"I was working with Dean and he said he had this house out on the water at some place called Stiltsville. He said did I want to go out fishing with him this weekend. Hell, yeah! I needed a break to get away from the hurricane, to keep my sanity. Sometimes I'd work fourteen, fifteen, sixteen days in a row straight through. Well, after we came back from fishing he said, 'Oh, we got to stop at this one place.' We stopped at Jimbo's, played a game of bocce, drank a couple beers, and I was hooked. I said this is my hideout, and I ain't telling hardly anybody about it. I've sat out there with Steve Clark many a time, the mayor who just died? Toward the end there he had this toupee, and when he was at Jimbo's you could walk up to him and say, 'How's the rug doin' today, Steve?' He would drink rum and Coke, and it was his hideout too.
"You see, Dean's dad and Jimbo were like that -- tight. They both fought for this A-frame house out at Stiltsville. They were one of the first ones to build out there, going through the legal system, doing the paperwork, and Steve Clark, who was then an up-and-coming politician, he became the third partner.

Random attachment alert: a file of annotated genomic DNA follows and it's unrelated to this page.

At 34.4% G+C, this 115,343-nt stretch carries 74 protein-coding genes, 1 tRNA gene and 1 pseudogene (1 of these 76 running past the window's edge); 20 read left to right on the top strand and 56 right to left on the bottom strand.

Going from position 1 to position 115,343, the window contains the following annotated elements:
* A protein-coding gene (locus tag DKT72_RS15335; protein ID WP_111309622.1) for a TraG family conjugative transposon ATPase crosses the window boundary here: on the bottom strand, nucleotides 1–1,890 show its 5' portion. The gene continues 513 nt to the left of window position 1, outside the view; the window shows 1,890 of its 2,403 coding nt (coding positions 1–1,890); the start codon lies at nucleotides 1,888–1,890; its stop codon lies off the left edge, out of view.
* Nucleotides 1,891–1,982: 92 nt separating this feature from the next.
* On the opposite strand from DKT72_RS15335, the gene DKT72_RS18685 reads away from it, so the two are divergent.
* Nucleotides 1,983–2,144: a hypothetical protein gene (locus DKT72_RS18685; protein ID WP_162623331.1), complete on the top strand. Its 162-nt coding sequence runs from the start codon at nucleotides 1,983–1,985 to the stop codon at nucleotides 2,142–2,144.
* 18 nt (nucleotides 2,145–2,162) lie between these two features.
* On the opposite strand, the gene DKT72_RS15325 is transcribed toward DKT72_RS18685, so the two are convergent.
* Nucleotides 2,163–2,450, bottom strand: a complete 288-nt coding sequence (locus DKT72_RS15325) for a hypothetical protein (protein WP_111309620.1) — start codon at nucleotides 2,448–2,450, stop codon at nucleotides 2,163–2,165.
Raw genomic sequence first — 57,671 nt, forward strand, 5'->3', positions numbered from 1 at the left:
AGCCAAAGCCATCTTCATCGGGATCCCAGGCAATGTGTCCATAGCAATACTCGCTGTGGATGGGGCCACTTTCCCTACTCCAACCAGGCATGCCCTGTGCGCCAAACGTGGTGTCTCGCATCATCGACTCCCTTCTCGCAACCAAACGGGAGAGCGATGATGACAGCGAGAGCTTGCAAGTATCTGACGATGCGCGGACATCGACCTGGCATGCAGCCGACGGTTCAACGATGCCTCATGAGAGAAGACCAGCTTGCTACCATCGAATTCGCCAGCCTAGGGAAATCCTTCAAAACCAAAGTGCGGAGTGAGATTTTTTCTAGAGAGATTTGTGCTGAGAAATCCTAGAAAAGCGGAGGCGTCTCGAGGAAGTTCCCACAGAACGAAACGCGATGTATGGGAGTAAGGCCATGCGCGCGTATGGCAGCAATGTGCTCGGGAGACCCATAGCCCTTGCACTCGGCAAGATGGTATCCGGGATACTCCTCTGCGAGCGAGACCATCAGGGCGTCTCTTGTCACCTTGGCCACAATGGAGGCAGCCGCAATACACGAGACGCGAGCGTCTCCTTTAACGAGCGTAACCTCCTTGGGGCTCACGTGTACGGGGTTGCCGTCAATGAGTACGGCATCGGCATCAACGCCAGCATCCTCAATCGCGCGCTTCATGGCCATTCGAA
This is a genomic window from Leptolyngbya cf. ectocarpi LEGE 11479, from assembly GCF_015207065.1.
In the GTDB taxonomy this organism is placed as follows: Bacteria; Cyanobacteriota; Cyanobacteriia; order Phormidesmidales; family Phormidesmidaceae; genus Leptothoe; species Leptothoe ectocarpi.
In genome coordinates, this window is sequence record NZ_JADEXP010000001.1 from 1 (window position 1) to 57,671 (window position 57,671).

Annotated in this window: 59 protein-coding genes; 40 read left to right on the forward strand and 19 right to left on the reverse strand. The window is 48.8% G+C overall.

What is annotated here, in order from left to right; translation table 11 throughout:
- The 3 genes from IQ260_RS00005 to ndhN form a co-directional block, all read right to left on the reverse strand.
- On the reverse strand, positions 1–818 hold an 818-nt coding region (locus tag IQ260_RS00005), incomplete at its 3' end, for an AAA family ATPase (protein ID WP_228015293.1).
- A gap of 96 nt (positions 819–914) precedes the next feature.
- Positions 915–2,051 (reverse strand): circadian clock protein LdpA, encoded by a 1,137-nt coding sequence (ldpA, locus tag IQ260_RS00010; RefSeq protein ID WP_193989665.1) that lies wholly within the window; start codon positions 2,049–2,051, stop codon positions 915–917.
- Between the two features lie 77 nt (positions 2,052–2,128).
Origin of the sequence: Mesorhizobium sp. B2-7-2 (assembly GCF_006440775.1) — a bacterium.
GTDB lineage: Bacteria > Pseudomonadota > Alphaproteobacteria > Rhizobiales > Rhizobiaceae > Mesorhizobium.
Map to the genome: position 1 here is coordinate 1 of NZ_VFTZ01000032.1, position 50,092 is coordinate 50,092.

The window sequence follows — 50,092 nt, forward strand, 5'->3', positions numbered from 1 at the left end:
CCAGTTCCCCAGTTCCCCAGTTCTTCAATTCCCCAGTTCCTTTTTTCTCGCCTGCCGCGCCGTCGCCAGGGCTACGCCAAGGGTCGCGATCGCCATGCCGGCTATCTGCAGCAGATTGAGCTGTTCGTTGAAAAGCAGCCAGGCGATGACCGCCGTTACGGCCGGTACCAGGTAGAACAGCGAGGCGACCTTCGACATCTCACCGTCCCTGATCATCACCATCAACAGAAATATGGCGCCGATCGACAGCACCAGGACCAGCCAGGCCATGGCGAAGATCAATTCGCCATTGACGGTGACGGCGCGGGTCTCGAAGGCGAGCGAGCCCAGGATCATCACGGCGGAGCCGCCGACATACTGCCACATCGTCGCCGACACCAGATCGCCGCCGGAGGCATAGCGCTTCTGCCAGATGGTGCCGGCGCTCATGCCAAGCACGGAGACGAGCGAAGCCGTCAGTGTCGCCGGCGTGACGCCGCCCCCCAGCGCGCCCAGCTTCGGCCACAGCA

"Before Andrew there were like 30 houses out there. The hurricane came through and blew almost all of 'em away -- except for the A-house. I went out and helped repair it, helped rebuild it. In 1999 the leases run out and the remaining houses are supposed to get torn down. There's been some very influential people has been out there at the A-house for the weekend and loved the shit out of it.
"Here's the thing: Four years later as I go around to different houses, I'm not running into the hurricane-related damage any more. A lot of the people have found someone to repair it, and then repair the repairs. These days it's stuff like, 'I don't like that window -- I want a bigger window. Can you build a porch out back? Can you build me a shed?' Like that, it's not hurricane-related. And if I can't find hurricane-related work any more, it's pretty well died out.
"I'd say I'm one of the last guys to leave, maybe the last. My buddy Paulo just moved up to Jacksonville a few weeks ago. Then there's Andy. He fell in love with a girl here and married her, so he's staying put. But the rest -- it seems like most of the people faded out after two and a half, three years. After that it was mostly local people, because the fast work and the fast money dried up. The companies that came in and paid high wages went back to wherever they were from.